His theaters made him rich and he could see the phenomenal popularity of movies. His ambitions extended beyond merely showing films. He realised that the real power and wealth lay in distributing and ultimately producing them. In 1914 the Mayer-Gordon partnership purchased a Boston film distribution company and the following year they bought the exclusive rights to the movie that was about to sweep the country: D. W. Griffith's classic 'Birth of a Nation'. It was a good choice and the film was a major financial success. Louis Mayer was on his way.
With another partner, Richard A. Rowland, Mayer in 1916 created Metro Pictures Corporation, a talent booking agency, in New York City. But film production was now his holy grail and two years later he left Metro and formed Louis B. Mayer Pictures Corporation. (Metro Pictures would later be made part of MGM.) Mayer made the fateful move, with his family, to Los Angeles in the favorable climate of Southern California. He was going to make movies.
Hollywood and Movie ProductionFrom the start Mayer had an uncanny instinct for knowing what the public wanted and then giving it to them. He understood the immense importance of star names and one of his first actions after forming the new company was to tempt actress Anita Stewart away from competitors, Vitagraph. His first production, 'Virtuous Wives', starred Stewart and Hedda Hopper, and was a great success.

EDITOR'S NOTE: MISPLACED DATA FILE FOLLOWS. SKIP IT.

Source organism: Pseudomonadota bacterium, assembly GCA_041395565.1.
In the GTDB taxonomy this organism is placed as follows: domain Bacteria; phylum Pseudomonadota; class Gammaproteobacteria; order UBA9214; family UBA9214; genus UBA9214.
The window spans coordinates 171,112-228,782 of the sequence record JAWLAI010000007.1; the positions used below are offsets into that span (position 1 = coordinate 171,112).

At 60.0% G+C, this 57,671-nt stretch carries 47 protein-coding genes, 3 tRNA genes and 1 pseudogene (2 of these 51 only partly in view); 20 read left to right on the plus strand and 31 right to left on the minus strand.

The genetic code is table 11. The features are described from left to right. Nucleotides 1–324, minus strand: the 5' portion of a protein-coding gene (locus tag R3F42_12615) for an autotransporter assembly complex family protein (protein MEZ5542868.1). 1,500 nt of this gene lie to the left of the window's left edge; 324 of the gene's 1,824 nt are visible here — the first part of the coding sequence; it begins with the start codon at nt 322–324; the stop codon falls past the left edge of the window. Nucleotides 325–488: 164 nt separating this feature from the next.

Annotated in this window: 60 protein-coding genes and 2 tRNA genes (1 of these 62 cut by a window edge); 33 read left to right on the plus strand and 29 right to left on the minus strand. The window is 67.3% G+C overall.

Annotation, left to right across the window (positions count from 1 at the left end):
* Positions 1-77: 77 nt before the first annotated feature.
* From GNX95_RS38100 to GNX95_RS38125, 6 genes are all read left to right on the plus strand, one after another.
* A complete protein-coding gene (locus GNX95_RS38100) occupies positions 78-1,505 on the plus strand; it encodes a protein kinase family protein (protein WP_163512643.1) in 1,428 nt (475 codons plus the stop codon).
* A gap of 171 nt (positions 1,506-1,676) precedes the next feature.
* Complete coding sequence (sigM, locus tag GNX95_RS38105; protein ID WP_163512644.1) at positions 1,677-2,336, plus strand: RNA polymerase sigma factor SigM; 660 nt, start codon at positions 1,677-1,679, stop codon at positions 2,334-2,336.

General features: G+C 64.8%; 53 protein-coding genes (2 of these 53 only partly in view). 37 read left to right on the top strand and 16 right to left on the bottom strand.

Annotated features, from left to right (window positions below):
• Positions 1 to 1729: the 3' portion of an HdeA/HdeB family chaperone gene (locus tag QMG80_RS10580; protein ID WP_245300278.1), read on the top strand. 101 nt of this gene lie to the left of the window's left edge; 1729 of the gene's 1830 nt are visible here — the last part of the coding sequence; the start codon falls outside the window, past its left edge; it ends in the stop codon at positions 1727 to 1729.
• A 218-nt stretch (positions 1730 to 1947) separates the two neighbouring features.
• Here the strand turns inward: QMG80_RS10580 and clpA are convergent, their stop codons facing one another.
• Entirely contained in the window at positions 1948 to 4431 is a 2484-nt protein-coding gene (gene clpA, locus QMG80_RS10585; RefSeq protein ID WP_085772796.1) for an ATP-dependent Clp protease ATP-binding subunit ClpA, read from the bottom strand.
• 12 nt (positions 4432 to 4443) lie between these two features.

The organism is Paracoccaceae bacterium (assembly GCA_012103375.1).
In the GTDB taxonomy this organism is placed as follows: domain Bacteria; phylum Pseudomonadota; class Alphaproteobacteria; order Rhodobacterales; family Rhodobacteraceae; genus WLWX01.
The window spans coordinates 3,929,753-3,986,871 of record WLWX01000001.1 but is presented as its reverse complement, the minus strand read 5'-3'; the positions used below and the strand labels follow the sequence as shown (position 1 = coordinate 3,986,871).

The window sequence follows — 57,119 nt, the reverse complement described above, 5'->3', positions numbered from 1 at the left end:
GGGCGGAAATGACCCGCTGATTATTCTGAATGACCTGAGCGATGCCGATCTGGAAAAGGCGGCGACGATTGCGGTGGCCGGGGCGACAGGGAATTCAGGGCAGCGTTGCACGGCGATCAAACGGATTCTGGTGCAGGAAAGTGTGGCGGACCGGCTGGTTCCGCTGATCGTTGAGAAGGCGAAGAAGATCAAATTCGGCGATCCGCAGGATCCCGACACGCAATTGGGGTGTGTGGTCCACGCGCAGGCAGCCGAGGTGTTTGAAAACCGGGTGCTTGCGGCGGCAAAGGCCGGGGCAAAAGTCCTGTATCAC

Mayer quickly established a formula for his pictures. He enjoyed romantic films with sentimental plots in which a poor but morally "good" girl triumphs over adversity. The public flocked to his movies and to the new stars whom Mayer excelled at discovering. He quickly added glamorous actresses Norma Talmadge and Renee Adoree as well as brilliant off screen staff such as director Fred Niblo and producer Irving Thalberg.
Creation of MGMIrving Thalberg was one of the foremost creative geniuses of early Hollywood and it was a major coup for Mayer when he was able to tempt him away from Universal Studios where he had built his reputation as a producer of quality films. Still only 24 when he joined Mayer in 1923, Thalberg became the creative half of a formidable team.
In 1924 Marcus Loew had the vision to imagine a movie company where everything took place under one roof - studio management, film production and theater management. He already owned Loew's Theatres, which was the largest movie theater chain in the country, and he had purchased Metro Pictures and Goldwyn Pictures to make the movies. The company he had formed was called 'Metro-Goldwyn'.
In 1924 he bought Louis B. Mayer Pictures and kept on Louis Mayer and Irving Thalberg to run his new conglomerate. Mayer oversaw the whole Californian operation and Thalberg had day to day control of the movie studios. The new company was quickly given a name change. Metro-Goldwyn-Mayer had arrived.